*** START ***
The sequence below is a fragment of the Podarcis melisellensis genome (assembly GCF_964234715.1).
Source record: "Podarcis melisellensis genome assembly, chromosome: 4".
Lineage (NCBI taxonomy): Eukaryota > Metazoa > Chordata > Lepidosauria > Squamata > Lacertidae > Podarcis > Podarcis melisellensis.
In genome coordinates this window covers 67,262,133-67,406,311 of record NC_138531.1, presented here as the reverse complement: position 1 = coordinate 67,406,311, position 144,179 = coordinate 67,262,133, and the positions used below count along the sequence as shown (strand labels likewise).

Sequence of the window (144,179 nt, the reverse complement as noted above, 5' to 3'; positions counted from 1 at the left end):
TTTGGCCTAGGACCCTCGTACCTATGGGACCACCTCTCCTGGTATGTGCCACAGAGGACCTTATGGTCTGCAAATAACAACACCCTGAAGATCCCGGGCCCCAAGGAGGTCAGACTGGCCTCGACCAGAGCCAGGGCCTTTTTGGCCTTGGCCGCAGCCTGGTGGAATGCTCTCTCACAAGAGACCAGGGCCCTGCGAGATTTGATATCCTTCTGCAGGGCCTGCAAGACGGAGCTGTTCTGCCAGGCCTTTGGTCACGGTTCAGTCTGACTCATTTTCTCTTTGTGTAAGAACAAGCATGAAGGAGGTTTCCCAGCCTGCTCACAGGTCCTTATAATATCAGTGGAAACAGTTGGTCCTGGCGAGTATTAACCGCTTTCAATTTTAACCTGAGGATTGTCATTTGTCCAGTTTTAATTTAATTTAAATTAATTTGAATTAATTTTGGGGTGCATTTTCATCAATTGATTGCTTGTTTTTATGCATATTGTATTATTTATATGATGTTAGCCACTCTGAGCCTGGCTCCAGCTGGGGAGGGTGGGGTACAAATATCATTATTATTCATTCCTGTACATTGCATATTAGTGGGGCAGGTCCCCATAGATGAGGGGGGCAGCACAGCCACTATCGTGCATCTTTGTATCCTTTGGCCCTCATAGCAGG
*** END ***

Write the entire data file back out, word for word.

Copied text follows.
The sequence below is a fragment of the Podarcis melisellensis genome (assembly GCF_964234715.1).
Source record: "Podarcis melisellensis genome assembly, chromosome: 4".
Lineage (NCBI taxonomy): Eukaryota > Metazoa > Chordata > Lepidosauria > Squamata > Lacertidae > Podarcis > Podarcis melisellensis.
In genome coordinates this window covers 67,262,133-67,406,311 of record NC_138531.1, presented here as the reverse complement: position 1 = coordinate 67,406,311, position 144,179 = coordinate 67,262,133, and the positions used below count along the sequence as shown (strand labels likewise).

Sequence of the window (144,179 nt, the reverse complement as noted above, 5' to 3'; positions counted from 1 at the left end):
TTTGGCCTAGGACCCTCGTACCTATGGGACCACCTCTCCTGGTATGTGCCACAGAGGACCTTATGGTCTGCAAATAACAACACCCTGAAGATCCCGGGCCCCAAGGAGGTCAGACTGGCCTCGACCAGAGCCAGGGCCTTTTTGGCCTTGGCCGCAGCCTGGTGGAATGCTCTCTCACAAGAGACCAGGGCCCTGCGAGATTTGATATCCTTCTGCAGGGCCTGCAAGACGGAGCTGTTCTGCCAGGCCTTTGGTCACGGTTCAGTCTGACTCATTTTCTCTTTGTGTAAGAACAAGCATGAAGGAGGTTTCCCAGCCTGCTCACAGGTCCTTATAATATCAGTGGAAACAGTTGGTCCTGGCGAGTATTAACCGCTTTCAATTTTAACCTGAGGATTGTCATTTGTCCAGTTTTAATTTAATTTAAATTAATTTGAATTAATTTTGGGGTGCATTTTCATCAATTGATTGCTTGTTTTTATGCATATTGTATTATTTATATGATGTTAGCCACTCTGAGCCTGGCTCCAGCTGGGGAGGGTGGGGTACAAATATCATTATTATTCATTCCTGTACATTGCATATTAGTGGGGCAGGTCCCCATAGATGAGGGGGGCAGCACAGCCACTATCGTGCATCTTTGTATCCTTTGGCCCTCATAGCAGG